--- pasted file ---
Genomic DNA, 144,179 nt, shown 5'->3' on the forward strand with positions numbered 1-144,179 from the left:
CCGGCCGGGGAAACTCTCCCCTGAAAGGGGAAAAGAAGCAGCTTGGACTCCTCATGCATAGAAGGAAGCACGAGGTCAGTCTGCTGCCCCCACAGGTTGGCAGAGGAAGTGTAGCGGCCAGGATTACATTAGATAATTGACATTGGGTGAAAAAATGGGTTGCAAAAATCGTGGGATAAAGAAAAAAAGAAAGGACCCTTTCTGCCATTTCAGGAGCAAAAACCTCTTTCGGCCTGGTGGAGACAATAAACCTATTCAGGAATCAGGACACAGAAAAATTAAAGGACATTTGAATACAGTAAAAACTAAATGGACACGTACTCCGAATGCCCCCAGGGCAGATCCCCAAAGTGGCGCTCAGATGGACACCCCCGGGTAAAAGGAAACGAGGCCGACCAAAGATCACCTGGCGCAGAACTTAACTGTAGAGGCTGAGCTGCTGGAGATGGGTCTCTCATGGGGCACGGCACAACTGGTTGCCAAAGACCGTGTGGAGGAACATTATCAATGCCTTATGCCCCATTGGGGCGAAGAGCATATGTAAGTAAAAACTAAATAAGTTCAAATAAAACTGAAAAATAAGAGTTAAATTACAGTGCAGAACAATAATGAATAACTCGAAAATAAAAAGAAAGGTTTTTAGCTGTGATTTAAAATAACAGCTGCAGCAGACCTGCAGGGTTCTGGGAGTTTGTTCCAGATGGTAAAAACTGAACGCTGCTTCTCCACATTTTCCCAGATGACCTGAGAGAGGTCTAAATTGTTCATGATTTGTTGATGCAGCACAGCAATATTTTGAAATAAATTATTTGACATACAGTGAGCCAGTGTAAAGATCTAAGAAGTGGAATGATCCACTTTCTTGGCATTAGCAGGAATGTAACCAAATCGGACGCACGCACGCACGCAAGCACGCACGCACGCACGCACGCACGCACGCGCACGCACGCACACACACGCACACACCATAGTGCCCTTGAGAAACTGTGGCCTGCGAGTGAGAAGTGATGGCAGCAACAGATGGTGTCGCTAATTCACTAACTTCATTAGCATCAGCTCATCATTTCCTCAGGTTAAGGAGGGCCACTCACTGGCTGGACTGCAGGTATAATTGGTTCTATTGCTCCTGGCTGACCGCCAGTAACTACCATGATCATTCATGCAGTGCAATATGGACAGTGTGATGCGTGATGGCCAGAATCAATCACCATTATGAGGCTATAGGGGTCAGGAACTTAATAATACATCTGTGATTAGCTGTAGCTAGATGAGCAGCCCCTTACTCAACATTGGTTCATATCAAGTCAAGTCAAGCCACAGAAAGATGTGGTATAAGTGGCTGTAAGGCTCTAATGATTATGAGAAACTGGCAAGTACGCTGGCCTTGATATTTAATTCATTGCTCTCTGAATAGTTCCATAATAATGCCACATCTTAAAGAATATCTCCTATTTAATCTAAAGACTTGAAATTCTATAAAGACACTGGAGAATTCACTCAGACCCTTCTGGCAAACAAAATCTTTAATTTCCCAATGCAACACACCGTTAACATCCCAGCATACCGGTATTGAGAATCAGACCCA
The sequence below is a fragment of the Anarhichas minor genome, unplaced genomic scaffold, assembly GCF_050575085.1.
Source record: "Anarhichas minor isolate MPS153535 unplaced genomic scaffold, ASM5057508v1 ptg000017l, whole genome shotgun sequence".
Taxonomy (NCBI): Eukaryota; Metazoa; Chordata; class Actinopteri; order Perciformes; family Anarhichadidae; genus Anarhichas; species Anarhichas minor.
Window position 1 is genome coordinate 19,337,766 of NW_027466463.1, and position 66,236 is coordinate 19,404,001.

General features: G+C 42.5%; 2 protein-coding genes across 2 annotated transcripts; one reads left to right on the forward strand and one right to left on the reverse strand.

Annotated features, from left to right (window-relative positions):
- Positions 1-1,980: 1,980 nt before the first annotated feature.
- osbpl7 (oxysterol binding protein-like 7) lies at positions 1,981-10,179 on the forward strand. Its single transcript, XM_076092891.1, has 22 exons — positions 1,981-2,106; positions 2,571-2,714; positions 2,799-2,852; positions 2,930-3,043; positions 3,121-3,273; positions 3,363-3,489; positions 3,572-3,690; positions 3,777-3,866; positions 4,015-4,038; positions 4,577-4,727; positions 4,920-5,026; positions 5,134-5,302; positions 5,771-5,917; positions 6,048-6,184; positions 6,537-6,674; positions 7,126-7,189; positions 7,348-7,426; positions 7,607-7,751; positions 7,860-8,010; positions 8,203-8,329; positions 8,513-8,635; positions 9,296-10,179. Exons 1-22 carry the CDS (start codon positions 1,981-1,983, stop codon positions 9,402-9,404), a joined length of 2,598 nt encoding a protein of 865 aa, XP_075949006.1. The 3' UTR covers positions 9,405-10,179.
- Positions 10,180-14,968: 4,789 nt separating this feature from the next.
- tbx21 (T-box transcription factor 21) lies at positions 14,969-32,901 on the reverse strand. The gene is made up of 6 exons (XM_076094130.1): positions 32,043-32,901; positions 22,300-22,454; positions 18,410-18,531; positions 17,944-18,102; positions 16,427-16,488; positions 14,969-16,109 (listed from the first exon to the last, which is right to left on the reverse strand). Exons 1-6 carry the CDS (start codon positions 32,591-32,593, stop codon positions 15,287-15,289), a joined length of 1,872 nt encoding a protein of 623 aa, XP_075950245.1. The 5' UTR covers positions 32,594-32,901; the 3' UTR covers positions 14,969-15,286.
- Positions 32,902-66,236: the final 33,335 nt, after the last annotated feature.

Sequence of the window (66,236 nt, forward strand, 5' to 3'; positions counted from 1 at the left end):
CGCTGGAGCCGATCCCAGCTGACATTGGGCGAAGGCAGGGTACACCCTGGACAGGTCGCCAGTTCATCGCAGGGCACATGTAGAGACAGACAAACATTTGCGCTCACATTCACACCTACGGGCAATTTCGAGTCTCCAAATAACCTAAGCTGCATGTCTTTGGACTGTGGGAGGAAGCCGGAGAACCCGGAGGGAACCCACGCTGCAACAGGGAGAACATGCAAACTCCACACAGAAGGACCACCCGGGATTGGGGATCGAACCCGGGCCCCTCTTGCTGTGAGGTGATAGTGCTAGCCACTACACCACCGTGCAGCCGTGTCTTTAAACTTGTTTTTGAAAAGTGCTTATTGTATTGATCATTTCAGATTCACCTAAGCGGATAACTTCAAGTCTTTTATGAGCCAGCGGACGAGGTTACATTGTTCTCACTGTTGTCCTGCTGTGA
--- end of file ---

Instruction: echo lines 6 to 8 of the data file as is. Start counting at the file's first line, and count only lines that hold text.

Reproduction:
Window position 1 is genome coordinate 19,337,766 of NW_027466463.1, and position 66,236 is coordinate 19,404,001.

General features: G+C 42.5%; 2 protein-coding genes across 2 annotated transcripts; one reads left to right on the forward strand and one right to left on the reverse strand.

Annotated features, from left to right (window-relative positions):